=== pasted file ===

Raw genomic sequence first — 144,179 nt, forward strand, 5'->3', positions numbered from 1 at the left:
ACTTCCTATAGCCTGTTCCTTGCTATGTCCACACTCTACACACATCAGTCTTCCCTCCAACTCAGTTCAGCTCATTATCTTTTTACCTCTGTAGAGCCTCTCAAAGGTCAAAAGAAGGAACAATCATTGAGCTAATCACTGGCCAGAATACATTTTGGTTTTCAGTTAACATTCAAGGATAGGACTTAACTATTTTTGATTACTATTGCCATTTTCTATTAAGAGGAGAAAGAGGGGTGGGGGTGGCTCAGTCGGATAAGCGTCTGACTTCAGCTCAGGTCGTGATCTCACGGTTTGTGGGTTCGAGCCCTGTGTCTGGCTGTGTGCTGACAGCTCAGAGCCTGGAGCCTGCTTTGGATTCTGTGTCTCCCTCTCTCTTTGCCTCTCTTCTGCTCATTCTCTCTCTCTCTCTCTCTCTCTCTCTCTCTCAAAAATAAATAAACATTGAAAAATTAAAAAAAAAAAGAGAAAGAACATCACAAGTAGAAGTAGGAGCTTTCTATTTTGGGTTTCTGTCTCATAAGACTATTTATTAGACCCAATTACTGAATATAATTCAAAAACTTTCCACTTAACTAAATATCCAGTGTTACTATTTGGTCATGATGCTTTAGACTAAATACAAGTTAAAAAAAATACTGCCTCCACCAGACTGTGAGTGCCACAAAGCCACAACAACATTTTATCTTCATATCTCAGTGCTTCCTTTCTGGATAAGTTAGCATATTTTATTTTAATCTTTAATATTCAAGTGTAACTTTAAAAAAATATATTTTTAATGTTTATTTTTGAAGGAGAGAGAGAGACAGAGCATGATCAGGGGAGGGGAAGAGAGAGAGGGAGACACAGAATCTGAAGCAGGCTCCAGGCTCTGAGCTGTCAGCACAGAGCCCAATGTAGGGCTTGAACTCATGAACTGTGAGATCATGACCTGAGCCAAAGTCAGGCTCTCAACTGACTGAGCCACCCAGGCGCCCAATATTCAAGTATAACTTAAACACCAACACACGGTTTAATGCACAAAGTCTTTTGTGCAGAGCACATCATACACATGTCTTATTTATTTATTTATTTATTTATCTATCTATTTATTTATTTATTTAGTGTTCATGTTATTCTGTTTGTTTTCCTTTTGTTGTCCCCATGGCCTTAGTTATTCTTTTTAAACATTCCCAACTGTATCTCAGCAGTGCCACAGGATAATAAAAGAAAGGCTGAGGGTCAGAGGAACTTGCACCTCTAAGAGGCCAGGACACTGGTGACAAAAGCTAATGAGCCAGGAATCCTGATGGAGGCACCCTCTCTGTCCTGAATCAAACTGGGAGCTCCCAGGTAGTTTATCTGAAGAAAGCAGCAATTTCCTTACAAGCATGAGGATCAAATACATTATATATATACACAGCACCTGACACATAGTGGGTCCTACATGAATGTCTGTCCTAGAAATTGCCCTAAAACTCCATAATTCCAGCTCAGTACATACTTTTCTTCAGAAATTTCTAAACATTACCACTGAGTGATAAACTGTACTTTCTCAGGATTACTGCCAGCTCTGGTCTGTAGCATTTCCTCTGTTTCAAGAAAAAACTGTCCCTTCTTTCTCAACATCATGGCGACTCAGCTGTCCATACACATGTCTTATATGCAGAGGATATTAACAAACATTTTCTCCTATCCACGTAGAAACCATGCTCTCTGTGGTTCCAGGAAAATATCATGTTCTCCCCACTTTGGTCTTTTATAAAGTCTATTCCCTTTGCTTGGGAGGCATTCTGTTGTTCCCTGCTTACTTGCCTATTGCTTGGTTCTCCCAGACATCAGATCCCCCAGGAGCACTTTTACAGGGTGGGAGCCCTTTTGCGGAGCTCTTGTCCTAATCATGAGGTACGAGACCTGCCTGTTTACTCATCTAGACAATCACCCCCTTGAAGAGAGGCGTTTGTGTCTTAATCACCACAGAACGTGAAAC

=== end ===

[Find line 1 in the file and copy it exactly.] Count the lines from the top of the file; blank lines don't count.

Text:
Raw genomic sequence first — 144,179 nt, forward strand, 5'->3', positions numbered from 1 at the left: